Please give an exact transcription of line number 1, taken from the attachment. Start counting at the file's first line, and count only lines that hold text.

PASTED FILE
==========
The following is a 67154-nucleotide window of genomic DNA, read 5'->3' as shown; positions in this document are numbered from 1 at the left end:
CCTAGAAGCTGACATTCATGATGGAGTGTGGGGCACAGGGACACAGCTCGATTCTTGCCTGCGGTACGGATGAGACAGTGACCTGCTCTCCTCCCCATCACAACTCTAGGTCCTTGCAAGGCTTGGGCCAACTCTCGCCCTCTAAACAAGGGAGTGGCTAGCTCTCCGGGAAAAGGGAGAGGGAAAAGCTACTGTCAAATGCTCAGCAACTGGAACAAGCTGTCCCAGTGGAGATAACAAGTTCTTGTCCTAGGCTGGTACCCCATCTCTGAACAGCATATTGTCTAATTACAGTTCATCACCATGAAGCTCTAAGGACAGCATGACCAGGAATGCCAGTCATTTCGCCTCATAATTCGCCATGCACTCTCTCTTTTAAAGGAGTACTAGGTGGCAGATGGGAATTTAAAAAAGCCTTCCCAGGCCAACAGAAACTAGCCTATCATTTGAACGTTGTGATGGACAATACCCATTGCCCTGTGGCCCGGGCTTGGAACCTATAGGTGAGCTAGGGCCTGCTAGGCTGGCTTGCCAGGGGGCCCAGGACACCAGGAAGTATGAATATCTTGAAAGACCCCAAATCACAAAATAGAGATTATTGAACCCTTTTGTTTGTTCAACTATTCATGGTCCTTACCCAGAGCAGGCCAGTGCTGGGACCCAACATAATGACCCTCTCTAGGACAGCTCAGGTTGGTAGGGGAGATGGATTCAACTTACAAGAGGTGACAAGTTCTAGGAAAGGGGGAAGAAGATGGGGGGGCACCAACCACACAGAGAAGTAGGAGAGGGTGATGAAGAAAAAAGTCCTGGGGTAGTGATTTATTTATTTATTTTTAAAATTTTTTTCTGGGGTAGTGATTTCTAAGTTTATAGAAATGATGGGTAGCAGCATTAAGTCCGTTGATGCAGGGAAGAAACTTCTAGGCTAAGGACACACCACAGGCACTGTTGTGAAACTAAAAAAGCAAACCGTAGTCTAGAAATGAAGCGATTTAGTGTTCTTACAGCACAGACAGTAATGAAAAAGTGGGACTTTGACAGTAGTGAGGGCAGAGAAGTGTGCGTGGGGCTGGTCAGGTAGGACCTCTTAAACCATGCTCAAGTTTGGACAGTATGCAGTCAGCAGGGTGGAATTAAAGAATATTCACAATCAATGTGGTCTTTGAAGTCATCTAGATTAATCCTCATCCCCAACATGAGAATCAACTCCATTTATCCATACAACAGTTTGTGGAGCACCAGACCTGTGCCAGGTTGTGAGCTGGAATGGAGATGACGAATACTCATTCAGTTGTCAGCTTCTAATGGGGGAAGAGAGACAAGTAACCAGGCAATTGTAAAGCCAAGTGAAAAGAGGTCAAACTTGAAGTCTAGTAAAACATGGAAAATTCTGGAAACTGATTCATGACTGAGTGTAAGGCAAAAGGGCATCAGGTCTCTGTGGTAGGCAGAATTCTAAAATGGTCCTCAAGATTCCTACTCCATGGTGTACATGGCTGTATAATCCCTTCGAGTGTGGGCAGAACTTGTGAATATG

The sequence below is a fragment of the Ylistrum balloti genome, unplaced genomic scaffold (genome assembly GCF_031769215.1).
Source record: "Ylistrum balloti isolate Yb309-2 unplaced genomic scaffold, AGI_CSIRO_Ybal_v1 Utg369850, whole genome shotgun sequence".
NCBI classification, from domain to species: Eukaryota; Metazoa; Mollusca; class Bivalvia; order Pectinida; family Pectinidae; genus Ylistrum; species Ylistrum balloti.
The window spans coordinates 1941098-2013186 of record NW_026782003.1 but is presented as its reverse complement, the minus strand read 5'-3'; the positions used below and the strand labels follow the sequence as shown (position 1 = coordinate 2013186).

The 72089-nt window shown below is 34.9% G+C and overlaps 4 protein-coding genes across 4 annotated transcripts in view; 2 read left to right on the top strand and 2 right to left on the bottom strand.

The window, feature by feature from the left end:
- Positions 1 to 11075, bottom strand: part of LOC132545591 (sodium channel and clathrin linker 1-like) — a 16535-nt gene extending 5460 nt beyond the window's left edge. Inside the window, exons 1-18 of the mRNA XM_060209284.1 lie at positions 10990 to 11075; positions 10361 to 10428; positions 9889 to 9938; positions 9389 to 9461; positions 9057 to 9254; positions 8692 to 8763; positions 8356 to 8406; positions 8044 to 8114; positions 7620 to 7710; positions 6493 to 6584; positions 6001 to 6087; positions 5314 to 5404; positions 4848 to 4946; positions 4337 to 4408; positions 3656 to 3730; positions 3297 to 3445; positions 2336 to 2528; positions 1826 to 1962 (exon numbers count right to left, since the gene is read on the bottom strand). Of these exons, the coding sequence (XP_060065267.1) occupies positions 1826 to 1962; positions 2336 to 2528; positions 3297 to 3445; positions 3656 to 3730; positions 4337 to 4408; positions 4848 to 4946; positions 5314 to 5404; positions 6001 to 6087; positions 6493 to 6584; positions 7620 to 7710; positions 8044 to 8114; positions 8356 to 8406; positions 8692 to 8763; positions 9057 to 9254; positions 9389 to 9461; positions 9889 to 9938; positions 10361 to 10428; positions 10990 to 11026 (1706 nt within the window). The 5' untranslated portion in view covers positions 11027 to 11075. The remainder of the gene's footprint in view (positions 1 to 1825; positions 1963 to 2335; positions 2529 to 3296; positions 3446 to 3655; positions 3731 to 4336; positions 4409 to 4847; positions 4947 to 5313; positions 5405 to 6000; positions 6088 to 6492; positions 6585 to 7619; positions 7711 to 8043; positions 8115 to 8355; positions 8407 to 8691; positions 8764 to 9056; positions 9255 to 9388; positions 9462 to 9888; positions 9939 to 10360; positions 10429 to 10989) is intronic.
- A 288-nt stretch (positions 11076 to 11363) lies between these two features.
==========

The following is a 67154-nucleotide window of genomic DNA, read 5'->3' as shown; positions in this document are numbered from 1 at the left end: